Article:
Thus, the court's finding that the DMVS sent the Form K back to QBE and that QBE failed to timely correct and resubmit it to the agency is based solely upon mere conjecture by an employee who admittedly had no memory of handling the form in 2002 and who only assumed that another, unidentified employee acted in accord with her understanding of unwritten policies and procedures. Therefore, the court's finding cannot stand. See State v. Rackoff, 264 Ga.App. 506, 508, n. 2, 591 S.E.2d 379 (2003) (there was no evidence that officers took a breathalyzer out of service after the defendant's breath test because it was giving faulty breath alcohol test results; thus, the court's assumption that the machine had been malfunctioning was entirely speculative); S.A. Lynch Corp. v. Stone, 211 Ga. 516, 520(1), 87 S.E.2d 57 (1955) (an affiant's conclusion that certain parties had reached an oral agreement was inadmissible when the affiant was not present when they reached the agreement and had no reason to know that they had reached an agreement “other than by his own guess work or deduction”).
Consequently, given the undisputed direct evidence that QBE timely filed the Form K with the DMVS in March 2002, the court erred in concluding that the insurance policy issued by QBE to Browning Trucking Company was still in effect at the time of Brown's collision.
2. Given our decision in Division 1, supra, QBE's remaining enumeration of error is moot.
Case No. A08A2416
3. Brown contends that the trial court erred in concluding that, if QBE's coverage of Browning Trucking Company was extended under the continuing coverage doctrine due to its failure to timely file a Form K, but Browning Trucking Company was not in compliance with the terms of the policy at the time of the collision, QBE's liability would be limited to the statutory minimum requirements for coverage, rather than the policy limits. Given our ruling in Division 1, supra, this alleged error is moot.
Judgment reversed in Case No. A08A2417. Case No. A08A2416 dismissed as moot.
1. (Footnote omitted.) Thompson v. Gen. Security Ins. Co., 286 Ga.App. 583, 584, 649 S.E.2d 736 (2007).
2. See Ga. L. 2000, p. 951, § 9-4; former OCGA § 46-7-1 (references in chapter to “Commissioner” or to the “Department” referred to the DMVS; statute was amended in 2005 to state that the references again referred to the PSC).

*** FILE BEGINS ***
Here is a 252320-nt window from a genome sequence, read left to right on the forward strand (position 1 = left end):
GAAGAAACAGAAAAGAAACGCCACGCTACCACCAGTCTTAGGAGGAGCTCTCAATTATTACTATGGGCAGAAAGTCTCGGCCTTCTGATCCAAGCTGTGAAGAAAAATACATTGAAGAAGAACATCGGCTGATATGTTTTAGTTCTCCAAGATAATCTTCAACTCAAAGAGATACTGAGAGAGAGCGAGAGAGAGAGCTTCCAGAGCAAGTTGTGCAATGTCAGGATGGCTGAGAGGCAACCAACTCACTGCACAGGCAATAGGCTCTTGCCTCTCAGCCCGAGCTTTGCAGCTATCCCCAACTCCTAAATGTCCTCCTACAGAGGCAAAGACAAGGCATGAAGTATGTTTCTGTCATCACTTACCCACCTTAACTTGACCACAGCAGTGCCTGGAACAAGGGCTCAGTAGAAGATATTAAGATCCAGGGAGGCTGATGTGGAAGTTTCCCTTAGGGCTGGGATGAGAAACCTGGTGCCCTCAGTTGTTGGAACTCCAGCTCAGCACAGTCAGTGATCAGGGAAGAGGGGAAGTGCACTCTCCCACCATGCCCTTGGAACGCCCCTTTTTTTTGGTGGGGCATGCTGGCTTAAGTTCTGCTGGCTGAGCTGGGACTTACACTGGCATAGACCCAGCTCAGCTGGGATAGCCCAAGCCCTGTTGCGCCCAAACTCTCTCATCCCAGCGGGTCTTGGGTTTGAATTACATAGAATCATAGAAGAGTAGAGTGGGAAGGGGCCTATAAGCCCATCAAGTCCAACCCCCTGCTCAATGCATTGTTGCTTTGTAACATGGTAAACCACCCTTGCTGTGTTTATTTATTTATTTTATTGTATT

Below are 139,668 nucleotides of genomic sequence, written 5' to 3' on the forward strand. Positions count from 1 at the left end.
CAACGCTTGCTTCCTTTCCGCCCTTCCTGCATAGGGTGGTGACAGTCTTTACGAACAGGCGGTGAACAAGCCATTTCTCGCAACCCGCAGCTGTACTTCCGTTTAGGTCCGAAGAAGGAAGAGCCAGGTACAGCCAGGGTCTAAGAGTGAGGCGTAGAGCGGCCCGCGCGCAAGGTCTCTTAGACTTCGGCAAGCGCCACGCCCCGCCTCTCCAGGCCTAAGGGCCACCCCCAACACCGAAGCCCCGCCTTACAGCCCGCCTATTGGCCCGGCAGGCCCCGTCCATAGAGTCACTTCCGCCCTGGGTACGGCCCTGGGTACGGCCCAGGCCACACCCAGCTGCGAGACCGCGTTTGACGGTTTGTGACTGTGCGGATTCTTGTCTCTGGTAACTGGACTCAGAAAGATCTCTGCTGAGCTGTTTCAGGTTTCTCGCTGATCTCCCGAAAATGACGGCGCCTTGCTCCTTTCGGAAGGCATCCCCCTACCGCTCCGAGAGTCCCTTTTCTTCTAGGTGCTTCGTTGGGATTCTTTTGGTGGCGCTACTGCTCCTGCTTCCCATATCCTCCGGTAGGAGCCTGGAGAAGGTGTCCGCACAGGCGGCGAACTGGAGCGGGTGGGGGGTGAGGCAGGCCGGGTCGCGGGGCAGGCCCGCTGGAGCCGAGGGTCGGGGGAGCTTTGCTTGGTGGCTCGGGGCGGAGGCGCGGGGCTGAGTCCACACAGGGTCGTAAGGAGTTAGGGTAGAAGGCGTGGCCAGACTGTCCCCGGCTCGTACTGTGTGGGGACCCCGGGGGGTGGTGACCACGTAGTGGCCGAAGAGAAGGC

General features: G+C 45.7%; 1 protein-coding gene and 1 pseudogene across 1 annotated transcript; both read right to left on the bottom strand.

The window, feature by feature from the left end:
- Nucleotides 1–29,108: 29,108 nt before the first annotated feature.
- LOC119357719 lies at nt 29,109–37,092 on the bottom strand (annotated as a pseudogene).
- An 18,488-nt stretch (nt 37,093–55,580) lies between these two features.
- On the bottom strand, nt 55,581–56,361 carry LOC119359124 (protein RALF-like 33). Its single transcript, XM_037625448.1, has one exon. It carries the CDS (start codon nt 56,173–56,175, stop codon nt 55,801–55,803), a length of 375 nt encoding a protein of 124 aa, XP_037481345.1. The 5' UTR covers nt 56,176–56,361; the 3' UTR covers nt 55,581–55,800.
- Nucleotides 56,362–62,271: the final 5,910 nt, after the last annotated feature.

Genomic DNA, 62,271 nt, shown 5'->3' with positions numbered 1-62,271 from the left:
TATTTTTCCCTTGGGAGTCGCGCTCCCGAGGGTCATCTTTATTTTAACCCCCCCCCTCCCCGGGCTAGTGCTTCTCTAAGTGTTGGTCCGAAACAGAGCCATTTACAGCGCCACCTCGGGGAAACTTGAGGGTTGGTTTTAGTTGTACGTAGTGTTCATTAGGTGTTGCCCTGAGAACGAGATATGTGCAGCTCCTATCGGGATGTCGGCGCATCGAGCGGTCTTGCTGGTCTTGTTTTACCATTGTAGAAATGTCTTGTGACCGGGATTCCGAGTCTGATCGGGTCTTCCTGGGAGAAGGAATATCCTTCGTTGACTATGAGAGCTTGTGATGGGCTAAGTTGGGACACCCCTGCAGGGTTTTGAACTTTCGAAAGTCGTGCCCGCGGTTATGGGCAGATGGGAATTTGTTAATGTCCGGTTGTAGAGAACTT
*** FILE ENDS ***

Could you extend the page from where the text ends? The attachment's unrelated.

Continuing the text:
3. See former OCGA §§ 46-7-3; 46-7-12 (amended in 2005); former Transportation Rules of Georgia PSC, Rule 7-2.6(a) (requirements for the certificate of insurance), (c)(1) (“Uniform motor carrier bodily injury and property damage liability certificate of insurance shall be in ‘Form E’ prescribed by the [PSC].”).
4. Under the former Transportation Rules of Georgia PSC, Rule 7-2.6(b), [c]ertificates of insurance evidencing coverage shall be continuous and shall not be canceled or withdrawn until after thirty (30) days' notice in writing by the insurance company ․ has first been given to the Commission at its offices in Atlanta, Georgia, which period of thirty days shall commence to run from the date such notice is actually received at the office of the Commission. Upon receipt of the notice, [the] original stamped copy will be retained in the files of the Commission as evidence of the date of cancellation thereof and attached to the certificate of insurance[.]See also former Transportation Rules of Georgia PSC, Rule 7-2.6(c)(3) ( “Uniform notice of cancellation of motor carrier insurance policies shall be in ‘Form K’ prescribed by the [PSC].”).
5. Although the DMVS, not the PSC, was responsible for the regulation of motor carriers in 2002, former PSC Transportation Rule 7-2.6(b), which was in effect at that time, still stated that insurance coverage is continuous until the insurance company gives 30 days notice in writing to “the Commission at its offices in Atlanta, Georgia,” and that the “Commission ” will retain the form in its files as evidence of the date of cancellation. (Emphasis supplied.) See Footnote 4, supra; see also current Transportation Rules of Georgia PSC, Rule 515-16-11-.08(2) (which still contains the same language, even though the legislature transferred the responsibility for regulating motor carriers to a different agency, the Georgia Department of Revenue, in 2005); footnotes 6 and 7, infra.
6. Ga. L. 2005, p. 334, §§ 1-1 (eliminating the DMVS), 28-2.
7. Ga. L. 2005, p. 334, § 32-1.
8. Brown argues that Thompson does not apply to this case because the Form K in Thompson did not have any mistakes, whereas the Form K in this case referenced the “PSC” instead of the “DMVS.” Thompson v. Gen. Security Ins. Co., 286 Ga.App. at 587(1), 649 S.E.2d 736. As established in subdivision 1(a), supra, however, it is undisputed that the form in this case fully complied with the requirements of the PSC Transportation Rules.
9. See Thompson v. Gen. Security Ins. Co., 286 Ga.App. at 585, 649 S.E.2d 736 (discussing PSC procedures for handling Form Ks in 2001 and noting that, if the agency rejected a Form K, it notified the insurance company by mail and put a copy of the rejection letter in the trucking company's file).
MILLER, C.J., and BLACKBURN, P.J., concur.